One of the fundamental issues dealt with in the Nahj al-balaghah relates to theological and metaphysical problems. In all, there are about forty places in the sermons, letters, and aphorisms where these matters are discussed. Some of these pertain to the aphorisms, but more often the discussion is longer, covering sometimes several pages.
The passages on tawhid (Divine Unity) in the Nahj al-balaghah can perhaps be considered to be the most wonderful discussions of the book. Without any exaggeration, when we take into account the conditions in which they were delivered, they can almost be said to be miraculous.
The discussions on this theme in the Nahj al-balaghah are of a varied nature. Some of them constitute studies of the scheme of creation bearing witness to Divine creativity and wisdom. Here, 'Ali speaks about the whole system of the heaven and the earth, or occasionally discusses the wonderful features of some specific creature like the bat, the peacock or the ant, and the role of Divine design and purpose in their creation. To give an example of this kind of discussion, we may quote a passage regarding the ant:
Have you observed the tiny creatures that He has created? How He has made them strong and perfected their constitution and shaped their organs of hearing and sight, and how He has styled their bones and skin? Observe the ant with its tiny body and delicate form. It is so small that its features can hardly be discerned by the eye and so insignificant that it does not enter our thoughts. See how it roams about upon the ground and arduously collects its livelihood.
It carries the grain to its hole and deposits it in its store. It collects during the summer for the winter and, when winter arrives, it foresees the time to reemerge. Its livelihood is guaranteed and designed according to its built. The Benefactor and the Provider does not forget or forsake it. He does not deprive it, even though it should be in hard and dry stones and rocks. You will be amazed at the delicate intricacy of its wonderful constitution if you investigate the structure of its alimentary canals, its belly, and its eyes and ears which are in its head ... (Sermon 185)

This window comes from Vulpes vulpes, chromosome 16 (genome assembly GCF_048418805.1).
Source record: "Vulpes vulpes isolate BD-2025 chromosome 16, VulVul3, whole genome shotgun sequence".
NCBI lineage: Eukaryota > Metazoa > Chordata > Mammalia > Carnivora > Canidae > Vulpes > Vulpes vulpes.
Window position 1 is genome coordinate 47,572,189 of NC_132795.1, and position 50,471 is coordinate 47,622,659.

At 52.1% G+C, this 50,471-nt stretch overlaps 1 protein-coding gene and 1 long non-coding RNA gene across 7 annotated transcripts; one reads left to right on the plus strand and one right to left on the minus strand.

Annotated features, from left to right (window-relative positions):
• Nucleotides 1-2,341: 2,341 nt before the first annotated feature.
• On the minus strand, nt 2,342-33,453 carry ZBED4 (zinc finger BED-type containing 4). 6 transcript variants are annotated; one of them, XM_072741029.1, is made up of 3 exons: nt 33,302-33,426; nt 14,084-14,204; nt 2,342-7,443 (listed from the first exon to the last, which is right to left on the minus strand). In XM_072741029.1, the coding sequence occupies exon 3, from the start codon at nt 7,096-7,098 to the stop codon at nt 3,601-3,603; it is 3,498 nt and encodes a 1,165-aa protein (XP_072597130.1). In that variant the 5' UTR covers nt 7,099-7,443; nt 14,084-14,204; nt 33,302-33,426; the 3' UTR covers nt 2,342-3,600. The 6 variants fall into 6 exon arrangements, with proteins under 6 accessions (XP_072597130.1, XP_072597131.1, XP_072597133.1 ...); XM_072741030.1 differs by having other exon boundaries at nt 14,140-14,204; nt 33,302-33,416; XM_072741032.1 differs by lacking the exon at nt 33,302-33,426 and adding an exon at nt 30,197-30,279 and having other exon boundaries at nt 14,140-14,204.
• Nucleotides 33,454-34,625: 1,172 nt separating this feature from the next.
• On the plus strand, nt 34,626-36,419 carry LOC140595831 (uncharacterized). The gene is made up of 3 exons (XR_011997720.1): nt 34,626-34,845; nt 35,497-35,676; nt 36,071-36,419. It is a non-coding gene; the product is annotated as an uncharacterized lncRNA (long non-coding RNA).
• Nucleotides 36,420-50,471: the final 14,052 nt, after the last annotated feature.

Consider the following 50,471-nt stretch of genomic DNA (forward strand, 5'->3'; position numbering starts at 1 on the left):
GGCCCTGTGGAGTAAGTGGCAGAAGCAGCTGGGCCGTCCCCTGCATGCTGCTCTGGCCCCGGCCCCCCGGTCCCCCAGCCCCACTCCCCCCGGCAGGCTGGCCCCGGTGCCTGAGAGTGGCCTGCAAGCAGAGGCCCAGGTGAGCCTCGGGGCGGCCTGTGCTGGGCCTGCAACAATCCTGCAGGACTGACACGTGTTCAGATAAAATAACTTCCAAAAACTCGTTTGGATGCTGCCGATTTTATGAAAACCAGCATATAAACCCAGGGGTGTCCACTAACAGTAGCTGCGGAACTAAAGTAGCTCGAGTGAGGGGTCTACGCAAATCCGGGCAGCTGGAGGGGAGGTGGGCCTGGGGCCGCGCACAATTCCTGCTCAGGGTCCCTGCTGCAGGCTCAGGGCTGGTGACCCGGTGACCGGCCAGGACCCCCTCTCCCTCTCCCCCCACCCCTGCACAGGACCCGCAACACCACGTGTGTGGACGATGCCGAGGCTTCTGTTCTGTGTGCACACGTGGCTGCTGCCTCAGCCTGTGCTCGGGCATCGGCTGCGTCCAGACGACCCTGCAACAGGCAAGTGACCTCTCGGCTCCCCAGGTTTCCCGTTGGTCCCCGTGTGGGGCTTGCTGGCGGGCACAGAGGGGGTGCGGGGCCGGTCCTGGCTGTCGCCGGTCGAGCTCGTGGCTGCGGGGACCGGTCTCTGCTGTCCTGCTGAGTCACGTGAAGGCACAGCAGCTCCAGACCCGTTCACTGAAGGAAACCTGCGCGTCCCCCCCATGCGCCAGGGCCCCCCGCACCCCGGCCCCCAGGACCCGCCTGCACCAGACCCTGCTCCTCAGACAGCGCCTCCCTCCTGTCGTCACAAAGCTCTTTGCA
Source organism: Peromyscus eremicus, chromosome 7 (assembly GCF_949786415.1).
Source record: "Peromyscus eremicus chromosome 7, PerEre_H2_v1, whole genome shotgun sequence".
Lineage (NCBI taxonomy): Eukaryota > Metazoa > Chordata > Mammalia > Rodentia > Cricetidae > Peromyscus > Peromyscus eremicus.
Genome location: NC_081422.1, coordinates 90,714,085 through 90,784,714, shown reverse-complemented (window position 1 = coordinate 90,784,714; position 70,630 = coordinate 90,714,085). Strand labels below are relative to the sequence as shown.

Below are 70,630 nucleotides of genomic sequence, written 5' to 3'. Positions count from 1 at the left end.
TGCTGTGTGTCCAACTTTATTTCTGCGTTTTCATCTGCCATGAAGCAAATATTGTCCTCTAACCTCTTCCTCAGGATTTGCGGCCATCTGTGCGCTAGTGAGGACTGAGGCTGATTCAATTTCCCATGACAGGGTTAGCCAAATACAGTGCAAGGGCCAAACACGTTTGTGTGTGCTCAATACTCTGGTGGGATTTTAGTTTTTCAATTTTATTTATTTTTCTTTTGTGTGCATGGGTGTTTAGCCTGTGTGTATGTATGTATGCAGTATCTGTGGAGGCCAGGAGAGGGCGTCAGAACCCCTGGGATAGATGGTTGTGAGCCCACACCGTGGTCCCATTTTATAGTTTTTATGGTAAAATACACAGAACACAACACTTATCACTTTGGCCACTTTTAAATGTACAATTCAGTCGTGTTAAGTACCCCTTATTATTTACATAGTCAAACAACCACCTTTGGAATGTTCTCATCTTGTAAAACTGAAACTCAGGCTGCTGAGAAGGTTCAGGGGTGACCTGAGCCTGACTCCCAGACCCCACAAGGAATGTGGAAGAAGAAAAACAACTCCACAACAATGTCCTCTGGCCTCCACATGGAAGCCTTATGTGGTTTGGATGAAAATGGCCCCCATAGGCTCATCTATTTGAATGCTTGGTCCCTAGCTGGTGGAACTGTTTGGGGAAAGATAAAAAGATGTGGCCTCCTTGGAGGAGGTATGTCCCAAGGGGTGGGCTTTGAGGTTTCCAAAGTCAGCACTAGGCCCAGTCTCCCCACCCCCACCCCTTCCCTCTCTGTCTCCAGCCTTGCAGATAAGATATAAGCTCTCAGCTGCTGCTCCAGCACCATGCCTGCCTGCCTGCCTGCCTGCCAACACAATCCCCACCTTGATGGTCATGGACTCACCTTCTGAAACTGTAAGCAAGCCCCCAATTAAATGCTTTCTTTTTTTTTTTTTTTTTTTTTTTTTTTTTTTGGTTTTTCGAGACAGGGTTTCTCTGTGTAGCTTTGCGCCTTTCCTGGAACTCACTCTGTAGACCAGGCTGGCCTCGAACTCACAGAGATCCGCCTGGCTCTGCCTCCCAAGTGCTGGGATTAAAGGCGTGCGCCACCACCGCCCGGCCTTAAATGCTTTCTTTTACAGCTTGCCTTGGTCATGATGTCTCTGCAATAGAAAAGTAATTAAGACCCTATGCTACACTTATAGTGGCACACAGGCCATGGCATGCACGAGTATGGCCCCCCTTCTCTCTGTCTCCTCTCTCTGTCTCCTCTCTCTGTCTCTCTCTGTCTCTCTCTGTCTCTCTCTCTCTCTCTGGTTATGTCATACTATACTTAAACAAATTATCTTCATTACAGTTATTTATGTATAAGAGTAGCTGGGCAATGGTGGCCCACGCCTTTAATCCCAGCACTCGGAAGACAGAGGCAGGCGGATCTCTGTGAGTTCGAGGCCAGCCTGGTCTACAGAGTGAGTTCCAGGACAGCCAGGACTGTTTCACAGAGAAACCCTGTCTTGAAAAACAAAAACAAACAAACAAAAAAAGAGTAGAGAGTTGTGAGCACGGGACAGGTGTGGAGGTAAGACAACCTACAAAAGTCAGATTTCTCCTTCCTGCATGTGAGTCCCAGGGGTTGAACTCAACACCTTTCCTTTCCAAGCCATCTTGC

However, most of the discussions about tawhid in the Nahj al-balaghah are rational and philosophical. The rare sublimity of the Nahj al-balaghah becomes manifest in these discourses. In these philosophical and rational discourses of the Nahj al-balaghah on tawhid what constitutes the focus of all arguments is the infinite, absolute and self-sufficing nature of the Divine Essence. In these passages, 'Ali ('a) attains to the heights of eloquence, and none, neither before him nor after him, has approached him in this aspect.
Another issue dealt with is that of the absolute simplicity (al-basatatal-mutlaqah) of the Divine Essence and negation of every kind of multiplicity, divisibility in the Godhead and refutation of separability of the Divine Attributes from the Divine Essence. This theme occurs repeatedly in the Nahj al-balaghah.
Also discussed is a series of other profound problems which had never been touched before him. They are: God being the First while also being the Last; His being simultaneously the Manifest and the Hidden; His priority over time and number, i.e. His pre-eternity is not temporal and His Unity is not numerical;
His Supremacy, Authority, and Self-sufficiency; His Creativeness; that attendance to one affair does not prevent Him from attending to other affairs; the identity of Divine Word and Act; the limited capacity of human reason to comprehend His reality; that gnosis (ma'rifah) is a kind of manifestation (tajalli) of Him upon the intellects, which is different from conception or cognition by the mind; the negation of such categories and qualities as corporeality,
motion, rest, change, place, time, similarity, opposition, partnership, possession of organs or instruments, limitation and number; and a series of other issues which we shall, God willing, mention later and give examples of every one of these. Even a thinker well-versed in the beliefs and views of ancient and modern philosophers would be struck with wonder to see the wide range and scope of the problems propounded in that wonderful book.
An elaborate discussion of the issues raised and dealt with in the Nahj al-balaghah would itself require a voluminous book and cannot be covered in one or two articles. Unavoidably, we shall be brief; but before we commence our brief survey, we are compelled to mention certain points as an introduction to our discussion.